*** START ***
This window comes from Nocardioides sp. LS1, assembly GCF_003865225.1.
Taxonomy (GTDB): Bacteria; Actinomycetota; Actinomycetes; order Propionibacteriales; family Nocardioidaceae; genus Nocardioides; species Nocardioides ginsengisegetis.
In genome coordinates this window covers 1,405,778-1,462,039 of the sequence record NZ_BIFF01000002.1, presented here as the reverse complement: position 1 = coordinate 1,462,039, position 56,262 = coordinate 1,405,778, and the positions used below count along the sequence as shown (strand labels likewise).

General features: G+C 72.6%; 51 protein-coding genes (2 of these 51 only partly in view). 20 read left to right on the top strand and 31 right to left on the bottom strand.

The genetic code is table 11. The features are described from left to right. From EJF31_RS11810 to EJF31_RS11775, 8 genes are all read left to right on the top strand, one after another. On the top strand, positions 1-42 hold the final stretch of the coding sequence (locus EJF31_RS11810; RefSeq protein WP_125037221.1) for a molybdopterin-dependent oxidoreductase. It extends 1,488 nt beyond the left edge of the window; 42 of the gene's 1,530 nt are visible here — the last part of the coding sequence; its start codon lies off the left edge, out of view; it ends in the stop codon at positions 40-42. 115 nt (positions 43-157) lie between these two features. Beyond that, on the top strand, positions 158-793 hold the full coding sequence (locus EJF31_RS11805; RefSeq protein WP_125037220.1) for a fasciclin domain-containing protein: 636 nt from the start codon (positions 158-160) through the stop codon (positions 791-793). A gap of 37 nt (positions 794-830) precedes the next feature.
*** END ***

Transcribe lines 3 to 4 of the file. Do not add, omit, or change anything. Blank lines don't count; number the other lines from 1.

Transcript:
In genome coordinates this window covers 1,405,778-1,462,039 of the sequence record NZ_BIFF01000002.1, presented here as the reverse complement: position 1 = coordinate 1,462,039, position 56,262 = coordinate 1,405,778, and the positions used below count along the sequence as shown (strand labels likewise).

General features: G+C 72.6%; 51 protein-coding genes (2 of these 51 only partly in view). 20 read left to right on the top strand and 31 right to left on the bottom strand.